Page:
# Annoyingly difficult integral

Homework Statement

integrate dx/(1-x^2)^(3/2)

The attempt at a solution

I first noticed that the derivative of inverse sin equals (1 x^2)^(-1/2) and that my equation is that derivative cubed. However, I had no idea what to do with the cube, so I dicarded that thought.

Next I tried to do a u substitution. obviously I can't make u equal 1-x^2 because that leaves me with an extra x in my du that won't go away. I was inspired by remembering some powers of trig integrations to try to make du equal the derivative of inverse sin, but that also failed as I had no inverse sin in the original equation to replace with u and last I checked, I can't integrate du^3.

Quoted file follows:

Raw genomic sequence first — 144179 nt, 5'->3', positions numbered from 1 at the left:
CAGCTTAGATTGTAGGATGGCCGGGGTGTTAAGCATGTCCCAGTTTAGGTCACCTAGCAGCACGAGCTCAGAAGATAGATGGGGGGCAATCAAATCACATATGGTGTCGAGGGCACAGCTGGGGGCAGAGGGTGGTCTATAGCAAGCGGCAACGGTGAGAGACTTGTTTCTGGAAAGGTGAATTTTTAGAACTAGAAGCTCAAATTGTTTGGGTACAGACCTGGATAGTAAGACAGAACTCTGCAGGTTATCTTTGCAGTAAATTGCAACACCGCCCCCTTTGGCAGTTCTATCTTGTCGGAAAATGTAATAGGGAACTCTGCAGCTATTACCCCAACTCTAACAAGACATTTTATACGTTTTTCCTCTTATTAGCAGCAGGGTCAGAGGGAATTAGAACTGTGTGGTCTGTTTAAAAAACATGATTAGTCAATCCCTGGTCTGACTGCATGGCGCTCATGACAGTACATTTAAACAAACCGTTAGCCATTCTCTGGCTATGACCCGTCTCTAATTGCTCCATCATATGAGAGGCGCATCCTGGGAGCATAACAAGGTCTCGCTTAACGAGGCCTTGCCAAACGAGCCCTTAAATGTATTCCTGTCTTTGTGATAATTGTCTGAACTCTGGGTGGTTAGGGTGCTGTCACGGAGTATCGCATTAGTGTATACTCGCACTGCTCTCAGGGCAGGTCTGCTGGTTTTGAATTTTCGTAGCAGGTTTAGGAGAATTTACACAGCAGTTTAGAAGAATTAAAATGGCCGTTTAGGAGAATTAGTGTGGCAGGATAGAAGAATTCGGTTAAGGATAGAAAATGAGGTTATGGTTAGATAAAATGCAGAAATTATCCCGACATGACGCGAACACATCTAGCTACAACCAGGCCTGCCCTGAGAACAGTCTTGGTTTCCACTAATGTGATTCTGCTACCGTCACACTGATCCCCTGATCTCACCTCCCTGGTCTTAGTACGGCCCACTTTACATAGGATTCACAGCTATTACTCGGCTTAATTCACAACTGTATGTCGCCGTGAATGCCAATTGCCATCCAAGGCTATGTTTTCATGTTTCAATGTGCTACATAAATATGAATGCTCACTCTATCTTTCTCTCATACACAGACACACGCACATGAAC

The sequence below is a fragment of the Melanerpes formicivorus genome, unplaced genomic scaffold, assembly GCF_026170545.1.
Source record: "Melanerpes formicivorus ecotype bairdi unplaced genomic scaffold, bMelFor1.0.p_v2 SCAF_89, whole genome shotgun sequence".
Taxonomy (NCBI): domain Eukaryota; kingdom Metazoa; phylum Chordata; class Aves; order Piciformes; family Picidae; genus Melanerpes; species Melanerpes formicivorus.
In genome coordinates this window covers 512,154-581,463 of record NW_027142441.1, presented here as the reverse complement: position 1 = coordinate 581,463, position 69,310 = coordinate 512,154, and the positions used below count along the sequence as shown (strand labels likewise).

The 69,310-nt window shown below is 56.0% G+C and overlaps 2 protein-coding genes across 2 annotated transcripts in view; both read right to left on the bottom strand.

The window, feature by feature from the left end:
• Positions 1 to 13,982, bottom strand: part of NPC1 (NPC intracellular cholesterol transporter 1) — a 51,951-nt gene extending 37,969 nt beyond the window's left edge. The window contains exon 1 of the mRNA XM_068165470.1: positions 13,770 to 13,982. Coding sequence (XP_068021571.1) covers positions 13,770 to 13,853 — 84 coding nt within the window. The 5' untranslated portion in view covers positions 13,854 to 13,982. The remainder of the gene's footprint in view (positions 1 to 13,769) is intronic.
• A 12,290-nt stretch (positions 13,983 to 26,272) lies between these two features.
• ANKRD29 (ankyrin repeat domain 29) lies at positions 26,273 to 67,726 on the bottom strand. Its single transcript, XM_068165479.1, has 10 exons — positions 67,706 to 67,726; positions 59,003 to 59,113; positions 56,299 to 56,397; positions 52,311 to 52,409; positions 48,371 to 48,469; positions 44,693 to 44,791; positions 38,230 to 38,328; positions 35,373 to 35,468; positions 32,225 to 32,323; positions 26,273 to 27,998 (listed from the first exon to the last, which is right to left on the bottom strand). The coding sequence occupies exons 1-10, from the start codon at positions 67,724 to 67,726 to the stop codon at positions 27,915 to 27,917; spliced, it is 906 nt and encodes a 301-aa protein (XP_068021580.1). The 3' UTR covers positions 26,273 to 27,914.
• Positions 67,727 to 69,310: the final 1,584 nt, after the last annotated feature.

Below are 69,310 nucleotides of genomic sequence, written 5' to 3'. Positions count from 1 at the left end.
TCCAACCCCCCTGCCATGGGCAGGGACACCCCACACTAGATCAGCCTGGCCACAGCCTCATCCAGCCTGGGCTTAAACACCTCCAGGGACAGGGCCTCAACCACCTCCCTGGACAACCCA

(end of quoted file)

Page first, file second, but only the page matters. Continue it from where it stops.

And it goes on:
I finally checked my tables of integrals and found where the integral of du/(a^2-u^2)^(3/2) equals u/a^2(a^2-u^2). This seems to give me my answer, but I can't figure out how to derive that formula.

From $$I=\int\frac{dx}{(1-x^2)^{\frac{3}{2}}}$$ apply the substitution $$x=\sin\theta$$. Hint: you should get $$I=\int\sec ^2 \theta\, d\theta$$.